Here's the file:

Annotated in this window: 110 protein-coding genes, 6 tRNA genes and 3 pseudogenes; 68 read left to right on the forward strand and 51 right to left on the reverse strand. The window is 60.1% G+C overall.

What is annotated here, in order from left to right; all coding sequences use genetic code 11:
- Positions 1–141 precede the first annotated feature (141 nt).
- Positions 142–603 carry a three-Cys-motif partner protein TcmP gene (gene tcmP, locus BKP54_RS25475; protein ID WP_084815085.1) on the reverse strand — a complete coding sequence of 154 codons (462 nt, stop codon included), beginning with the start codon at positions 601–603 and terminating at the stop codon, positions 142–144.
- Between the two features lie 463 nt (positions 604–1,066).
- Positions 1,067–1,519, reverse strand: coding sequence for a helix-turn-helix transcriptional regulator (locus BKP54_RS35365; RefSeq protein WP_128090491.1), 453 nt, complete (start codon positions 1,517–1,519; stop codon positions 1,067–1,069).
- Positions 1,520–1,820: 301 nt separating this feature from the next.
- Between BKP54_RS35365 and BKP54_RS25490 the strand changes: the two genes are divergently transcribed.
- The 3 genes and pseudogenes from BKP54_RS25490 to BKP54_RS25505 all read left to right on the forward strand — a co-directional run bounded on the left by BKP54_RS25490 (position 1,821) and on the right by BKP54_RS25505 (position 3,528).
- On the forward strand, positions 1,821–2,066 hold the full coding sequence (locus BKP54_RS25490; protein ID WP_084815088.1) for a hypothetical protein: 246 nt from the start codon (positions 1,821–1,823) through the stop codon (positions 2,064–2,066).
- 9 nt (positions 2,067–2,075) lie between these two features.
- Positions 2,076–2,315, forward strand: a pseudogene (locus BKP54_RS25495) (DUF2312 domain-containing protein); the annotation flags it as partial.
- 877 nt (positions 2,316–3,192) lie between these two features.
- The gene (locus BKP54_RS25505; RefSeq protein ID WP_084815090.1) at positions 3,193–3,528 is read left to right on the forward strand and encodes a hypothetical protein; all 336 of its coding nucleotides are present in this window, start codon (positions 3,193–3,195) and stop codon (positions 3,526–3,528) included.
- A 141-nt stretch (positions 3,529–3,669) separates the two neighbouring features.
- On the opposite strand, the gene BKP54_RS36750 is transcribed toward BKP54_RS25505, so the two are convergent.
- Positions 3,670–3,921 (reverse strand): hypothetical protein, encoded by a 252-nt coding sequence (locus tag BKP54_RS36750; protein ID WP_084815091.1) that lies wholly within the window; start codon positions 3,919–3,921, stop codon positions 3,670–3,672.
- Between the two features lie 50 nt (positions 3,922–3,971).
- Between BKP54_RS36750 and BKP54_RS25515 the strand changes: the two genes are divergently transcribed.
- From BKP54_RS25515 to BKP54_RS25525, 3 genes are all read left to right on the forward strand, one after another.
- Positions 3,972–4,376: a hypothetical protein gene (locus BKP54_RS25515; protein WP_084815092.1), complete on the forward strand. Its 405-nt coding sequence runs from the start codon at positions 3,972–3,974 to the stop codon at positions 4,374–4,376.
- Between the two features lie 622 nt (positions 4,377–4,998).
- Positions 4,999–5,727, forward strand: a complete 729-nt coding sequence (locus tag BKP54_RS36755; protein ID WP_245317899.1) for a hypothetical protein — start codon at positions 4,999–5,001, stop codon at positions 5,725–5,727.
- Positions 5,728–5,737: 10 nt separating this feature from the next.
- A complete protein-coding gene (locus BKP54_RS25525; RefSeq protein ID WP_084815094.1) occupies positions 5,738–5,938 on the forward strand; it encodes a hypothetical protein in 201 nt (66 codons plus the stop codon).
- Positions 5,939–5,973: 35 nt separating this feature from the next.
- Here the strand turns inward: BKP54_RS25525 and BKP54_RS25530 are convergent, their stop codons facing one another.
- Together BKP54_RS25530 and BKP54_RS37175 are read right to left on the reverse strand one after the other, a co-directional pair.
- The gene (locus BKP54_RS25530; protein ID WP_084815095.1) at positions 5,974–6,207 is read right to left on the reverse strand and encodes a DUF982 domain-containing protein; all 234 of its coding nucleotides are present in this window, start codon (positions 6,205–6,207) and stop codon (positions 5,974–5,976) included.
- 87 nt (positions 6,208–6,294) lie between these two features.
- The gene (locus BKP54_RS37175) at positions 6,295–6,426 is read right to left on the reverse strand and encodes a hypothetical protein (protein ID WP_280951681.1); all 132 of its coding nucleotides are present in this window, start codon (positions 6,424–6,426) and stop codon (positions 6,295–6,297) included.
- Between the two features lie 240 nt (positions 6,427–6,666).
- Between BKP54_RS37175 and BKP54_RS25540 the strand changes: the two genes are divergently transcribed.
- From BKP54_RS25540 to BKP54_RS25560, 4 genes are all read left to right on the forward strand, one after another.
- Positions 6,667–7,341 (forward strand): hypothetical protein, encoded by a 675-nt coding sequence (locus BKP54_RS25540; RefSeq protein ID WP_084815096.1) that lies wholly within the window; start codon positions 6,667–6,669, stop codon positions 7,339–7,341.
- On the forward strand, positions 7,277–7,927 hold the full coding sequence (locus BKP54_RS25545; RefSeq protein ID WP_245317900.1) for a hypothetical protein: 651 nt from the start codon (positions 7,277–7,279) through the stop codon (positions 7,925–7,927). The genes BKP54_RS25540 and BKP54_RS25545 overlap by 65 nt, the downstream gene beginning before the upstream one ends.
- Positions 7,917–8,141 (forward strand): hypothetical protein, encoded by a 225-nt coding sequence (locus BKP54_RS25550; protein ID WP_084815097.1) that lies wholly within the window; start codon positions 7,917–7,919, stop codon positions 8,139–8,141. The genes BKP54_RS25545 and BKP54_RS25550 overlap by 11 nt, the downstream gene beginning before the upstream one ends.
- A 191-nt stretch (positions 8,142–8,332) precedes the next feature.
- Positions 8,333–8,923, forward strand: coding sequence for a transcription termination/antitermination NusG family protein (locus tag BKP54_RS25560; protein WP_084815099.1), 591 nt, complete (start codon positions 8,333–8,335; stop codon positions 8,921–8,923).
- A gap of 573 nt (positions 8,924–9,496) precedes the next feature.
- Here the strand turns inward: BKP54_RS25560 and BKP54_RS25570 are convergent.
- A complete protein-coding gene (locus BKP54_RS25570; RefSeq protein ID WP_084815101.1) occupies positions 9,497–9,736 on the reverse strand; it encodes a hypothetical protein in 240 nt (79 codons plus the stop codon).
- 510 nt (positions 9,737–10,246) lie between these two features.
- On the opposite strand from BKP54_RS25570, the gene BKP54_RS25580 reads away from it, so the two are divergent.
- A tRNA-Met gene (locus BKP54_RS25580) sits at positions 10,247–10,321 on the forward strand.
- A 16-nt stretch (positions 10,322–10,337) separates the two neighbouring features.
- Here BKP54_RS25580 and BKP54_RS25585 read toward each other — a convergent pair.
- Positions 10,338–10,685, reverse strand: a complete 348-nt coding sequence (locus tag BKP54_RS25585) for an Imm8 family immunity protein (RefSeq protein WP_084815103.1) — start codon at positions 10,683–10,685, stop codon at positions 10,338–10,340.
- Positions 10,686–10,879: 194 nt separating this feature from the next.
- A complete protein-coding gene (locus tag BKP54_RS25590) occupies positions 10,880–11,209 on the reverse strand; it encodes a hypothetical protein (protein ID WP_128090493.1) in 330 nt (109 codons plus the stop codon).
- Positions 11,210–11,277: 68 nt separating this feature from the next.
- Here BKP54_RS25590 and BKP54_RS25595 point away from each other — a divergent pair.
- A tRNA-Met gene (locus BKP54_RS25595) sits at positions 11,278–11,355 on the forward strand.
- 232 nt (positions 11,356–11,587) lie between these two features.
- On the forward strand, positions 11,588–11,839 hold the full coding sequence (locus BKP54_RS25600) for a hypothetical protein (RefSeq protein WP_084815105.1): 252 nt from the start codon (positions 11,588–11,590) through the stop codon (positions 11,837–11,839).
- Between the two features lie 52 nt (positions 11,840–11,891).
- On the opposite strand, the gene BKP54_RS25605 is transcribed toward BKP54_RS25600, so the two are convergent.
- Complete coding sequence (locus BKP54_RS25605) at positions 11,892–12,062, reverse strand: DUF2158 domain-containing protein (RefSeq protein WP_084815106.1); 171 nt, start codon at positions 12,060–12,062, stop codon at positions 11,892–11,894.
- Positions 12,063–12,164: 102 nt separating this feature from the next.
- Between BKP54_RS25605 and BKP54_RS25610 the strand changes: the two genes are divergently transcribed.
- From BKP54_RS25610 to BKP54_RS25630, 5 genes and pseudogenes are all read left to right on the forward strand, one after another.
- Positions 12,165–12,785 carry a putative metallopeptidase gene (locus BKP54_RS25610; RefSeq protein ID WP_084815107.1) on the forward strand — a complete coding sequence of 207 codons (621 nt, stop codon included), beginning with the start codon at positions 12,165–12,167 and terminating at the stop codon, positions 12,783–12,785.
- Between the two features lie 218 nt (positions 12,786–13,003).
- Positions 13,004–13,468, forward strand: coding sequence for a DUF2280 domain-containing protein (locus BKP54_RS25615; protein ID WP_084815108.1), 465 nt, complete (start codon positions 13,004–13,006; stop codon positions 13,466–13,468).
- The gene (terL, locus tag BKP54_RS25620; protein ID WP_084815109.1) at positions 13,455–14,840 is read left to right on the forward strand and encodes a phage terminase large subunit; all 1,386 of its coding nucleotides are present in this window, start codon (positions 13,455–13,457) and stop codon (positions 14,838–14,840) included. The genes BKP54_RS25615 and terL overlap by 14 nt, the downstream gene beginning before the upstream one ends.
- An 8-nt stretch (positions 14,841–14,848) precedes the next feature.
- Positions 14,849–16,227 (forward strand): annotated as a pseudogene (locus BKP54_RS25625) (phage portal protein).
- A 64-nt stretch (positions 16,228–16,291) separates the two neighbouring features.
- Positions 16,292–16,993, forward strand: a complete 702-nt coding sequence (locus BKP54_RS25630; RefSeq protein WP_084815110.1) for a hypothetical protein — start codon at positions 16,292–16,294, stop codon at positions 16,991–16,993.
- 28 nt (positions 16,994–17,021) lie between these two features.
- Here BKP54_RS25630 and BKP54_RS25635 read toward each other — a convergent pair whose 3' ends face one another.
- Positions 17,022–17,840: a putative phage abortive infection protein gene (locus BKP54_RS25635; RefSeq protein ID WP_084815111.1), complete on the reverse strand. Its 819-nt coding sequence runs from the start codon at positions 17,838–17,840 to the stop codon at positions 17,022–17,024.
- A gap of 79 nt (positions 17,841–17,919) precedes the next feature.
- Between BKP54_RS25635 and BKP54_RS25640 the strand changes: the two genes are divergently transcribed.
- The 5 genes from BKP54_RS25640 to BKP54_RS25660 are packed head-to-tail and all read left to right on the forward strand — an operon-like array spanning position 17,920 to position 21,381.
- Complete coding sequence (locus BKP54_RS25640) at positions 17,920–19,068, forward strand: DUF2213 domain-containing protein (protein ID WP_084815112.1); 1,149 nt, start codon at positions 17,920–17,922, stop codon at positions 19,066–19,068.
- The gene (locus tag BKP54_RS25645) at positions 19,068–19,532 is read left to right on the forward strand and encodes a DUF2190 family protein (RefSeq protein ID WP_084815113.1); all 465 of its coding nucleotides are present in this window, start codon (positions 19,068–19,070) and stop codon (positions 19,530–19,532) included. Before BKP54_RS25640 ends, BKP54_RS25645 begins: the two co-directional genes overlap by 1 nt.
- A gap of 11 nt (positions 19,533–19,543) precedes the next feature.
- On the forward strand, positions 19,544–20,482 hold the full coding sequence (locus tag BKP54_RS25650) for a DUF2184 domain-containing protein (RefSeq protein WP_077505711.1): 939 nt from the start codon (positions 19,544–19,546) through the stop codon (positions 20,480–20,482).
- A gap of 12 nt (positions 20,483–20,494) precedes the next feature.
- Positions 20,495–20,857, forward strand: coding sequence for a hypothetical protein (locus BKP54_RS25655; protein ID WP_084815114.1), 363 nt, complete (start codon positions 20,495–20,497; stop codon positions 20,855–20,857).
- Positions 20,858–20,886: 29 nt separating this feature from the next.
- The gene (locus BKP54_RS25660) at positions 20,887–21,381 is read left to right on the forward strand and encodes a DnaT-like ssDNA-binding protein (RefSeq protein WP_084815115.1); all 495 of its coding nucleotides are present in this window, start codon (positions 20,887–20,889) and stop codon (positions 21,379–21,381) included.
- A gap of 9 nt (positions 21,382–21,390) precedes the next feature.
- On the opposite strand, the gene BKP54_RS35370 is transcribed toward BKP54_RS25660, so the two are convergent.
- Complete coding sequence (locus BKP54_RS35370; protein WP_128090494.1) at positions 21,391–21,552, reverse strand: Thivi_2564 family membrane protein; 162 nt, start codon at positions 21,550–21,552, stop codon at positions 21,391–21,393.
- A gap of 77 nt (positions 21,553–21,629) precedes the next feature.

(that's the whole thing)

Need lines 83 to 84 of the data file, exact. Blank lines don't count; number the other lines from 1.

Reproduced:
- The gene (locus BKP54_RS25660) at positions 20,887–21,381 is read left to right on the forward strand and encodes a DnaT-like ssDNA-binding protein (RefSeq protein WP_084815115.1); all 495 of its coding nucleotides are present in this window, start codon (positions 20,887–20,889) and stop codon (positions 21,379–21,381) included.
- A gap of 9 nt (positions 21,382–21,390) precedes the next feature.